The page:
• That’s not fair to the kids who have to go through the system, though. They’re going to be brought up in a curriculum that – depending on the instructor – may teach them that the stories in the bible are just as valid as the findings of the scientific community, and that anthropogenic global warming is a hoax. To so thoroughly cripple their ability to distinguish fantasy from reality at such an early age and then continue it through to their college years will have devastating effects not just for the state, but for entire regions of the country. See some of my links in the other thread (below) to see similar laws passed in Oklahoma and Tennessee.

  2. Dan Adler says:

    While I’m with you on this one, I need to point out one word that seems to have triggered you. That word, in the legislation, is “Parish”. In Louisiana, this does NOT mean “church Parish”. Louisiana doesn’t have counties, like other states. They have parishes. This is a hold-over from their French-colonial days. So when you see the word “parish” in Louisiana legislation, just substitute the word “county” when reading.

    • Huh … didn’t know that. It makes things a little more unsettling as to how readily one lawmaker and the governor himself interpreted this law to include completely un-scientific “sources” like bone-throwers and creationists.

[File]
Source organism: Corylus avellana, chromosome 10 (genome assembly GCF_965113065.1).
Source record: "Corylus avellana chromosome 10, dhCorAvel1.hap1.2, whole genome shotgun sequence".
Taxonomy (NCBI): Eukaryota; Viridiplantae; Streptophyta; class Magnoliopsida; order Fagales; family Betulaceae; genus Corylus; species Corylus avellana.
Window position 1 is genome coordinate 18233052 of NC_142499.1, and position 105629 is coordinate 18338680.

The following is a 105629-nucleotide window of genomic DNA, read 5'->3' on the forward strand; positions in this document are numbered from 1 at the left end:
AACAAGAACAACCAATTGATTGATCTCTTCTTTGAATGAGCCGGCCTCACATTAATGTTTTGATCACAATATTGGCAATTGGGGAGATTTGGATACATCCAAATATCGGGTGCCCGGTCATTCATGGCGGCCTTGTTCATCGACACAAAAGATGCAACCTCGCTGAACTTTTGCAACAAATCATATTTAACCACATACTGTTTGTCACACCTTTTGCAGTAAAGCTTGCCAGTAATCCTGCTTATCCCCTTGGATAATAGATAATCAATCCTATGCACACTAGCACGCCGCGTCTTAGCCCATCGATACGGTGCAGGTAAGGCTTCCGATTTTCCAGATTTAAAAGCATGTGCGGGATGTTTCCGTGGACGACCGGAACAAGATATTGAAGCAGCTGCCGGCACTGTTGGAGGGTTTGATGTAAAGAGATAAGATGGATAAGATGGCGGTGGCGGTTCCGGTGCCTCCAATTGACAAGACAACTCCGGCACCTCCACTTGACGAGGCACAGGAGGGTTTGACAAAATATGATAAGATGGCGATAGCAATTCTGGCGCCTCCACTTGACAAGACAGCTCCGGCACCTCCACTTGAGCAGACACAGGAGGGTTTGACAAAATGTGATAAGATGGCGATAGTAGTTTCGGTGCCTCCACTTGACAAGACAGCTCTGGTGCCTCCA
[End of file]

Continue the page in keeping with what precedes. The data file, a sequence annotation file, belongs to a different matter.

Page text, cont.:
• Dan Adler says:

        Oh, I doubt there’s a member of the Louisiana political establishment (including those few Democrats they have in office) who knows shit-all about anything scientific. They probably all still think that fire is a modern invention that comes straight out of the bible. But parish, in the case of this legislation, isn’t a religious term. Just wanted to clear that up (and see if it did anything to your interpretation of the bill).

        • I still remain highly skeptical of bills / laws that are worded this way because of how they’ve been used in the past by politicians in primarily southern or “flyover” states. As a standalone law, it’s seemingly innocuous, making one wonder why it’s even needed. Unfortunately, there is always some conservative lawmaker shooting his mouth off about it, saying that this will go a long way to “teaching the controversy” or that it’s needed to make sure students have the right to argue with their teacher about a supposedly controversial topic … when that topic is only controversial to people for whom the facts are politically inconvenient. Just look at Oklahoma. Or Tennessee.

          At this point I just don’t trust them. Any time I see a conservative lawmaker or state start pushing something with the phrase “critical thinking” in the text, I get an uneasy feeling … and it’s not long after I begin hearing the thumping of bibles off in the distance.